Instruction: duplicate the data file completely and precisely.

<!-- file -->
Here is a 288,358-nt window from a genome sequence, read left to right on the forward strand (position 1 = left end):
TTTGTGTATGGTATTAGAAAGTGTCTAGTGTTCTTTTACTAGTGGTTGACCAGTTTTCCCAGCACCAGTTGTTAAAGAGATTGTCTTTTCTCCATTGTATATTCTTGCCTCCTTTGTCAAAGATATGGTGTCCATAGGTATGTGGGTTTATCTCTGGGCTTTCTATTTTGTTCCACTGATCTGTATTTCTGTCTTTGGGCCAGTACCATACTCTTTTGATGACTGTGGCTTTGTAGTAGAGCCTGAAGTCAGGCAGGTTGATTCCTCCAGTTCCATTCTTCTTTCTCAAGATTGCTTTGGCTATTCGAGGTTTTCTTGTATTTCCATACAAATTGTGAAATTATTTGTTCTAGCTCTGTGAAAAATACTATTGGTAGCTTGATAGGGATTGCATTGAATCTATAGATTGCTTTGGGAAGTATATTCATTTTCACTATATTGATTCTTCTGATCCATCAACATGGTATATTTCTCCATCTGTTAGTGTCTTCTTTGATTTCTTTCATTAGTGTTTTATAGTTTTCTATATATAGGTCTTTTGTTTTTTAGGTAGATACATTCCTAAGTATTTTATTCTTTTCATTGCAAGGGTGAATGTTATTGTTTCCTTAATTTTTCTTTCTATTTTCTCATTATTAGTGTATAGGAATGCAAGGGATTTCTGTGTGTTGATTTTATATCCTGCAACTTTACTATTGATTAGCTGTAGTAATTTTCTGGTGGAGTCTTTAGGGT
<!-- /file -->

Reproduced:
Here is a 288,358-nt window from a genome sequence, read left to right on the forward strand (position 1 = left end):
TTTGTGTATGGTATTAGAAAGTGTCTAGTGTTCTTTTACTAGTGGTTGACCAGTTTTCCCAGCACCAGTTGTTAAAGAGATTGTCTTTTCTCCATTGTATATTCTTGCCTCCTTTGTCAAAGATATGGTGTCCATAGGTATGTGGGTTTATCTCTGGGCTTTCTATTTTGTTCCACTGATCTGTATTTCTGTCTTTGGGCCAGTACCATACTCTTTTGATGACTGTGGCTTTGTAGTAGAGCCTGAAGTCAGGCAGGTTGATTCCTCCAGTTCCATTCTTCTTTCTCAAGATTGCTTTGGCTATTCGAGGTTTTCTTGTATTTCCATACAAATTGTGAAATTATTTGTTCTAGCTCTGTGAAAAATACTATTGGTAGCTTGATAGGGATTGCATTGAATCTATAGATTGCTTTGGGAAGTATATTCATTTTCACTATATTGATTCTTCTGATCCATCAACATGGTATATTTCTCCATCTGTTAGTGTCTTCTTTGATTTCTTTCATTAGTGTTTTATAGTTTTCTATATATAGGTCTTTTGTTTTTTAGGTAGATACATTCCTAAGTATTTTATTCTTTTCATTGCAAGGGTGAATGTTATTGTTTCCTTAATTTTTCTTTCTATTTTCTCATTATTAGTGTATAGGAATGCAAGGGATTTCTGTGTGTTGATTTTATATCCTGCAACTTTACTATTGATTAGCTGTAGTAATTTTCTGGTGGAGTCTTTAGGGT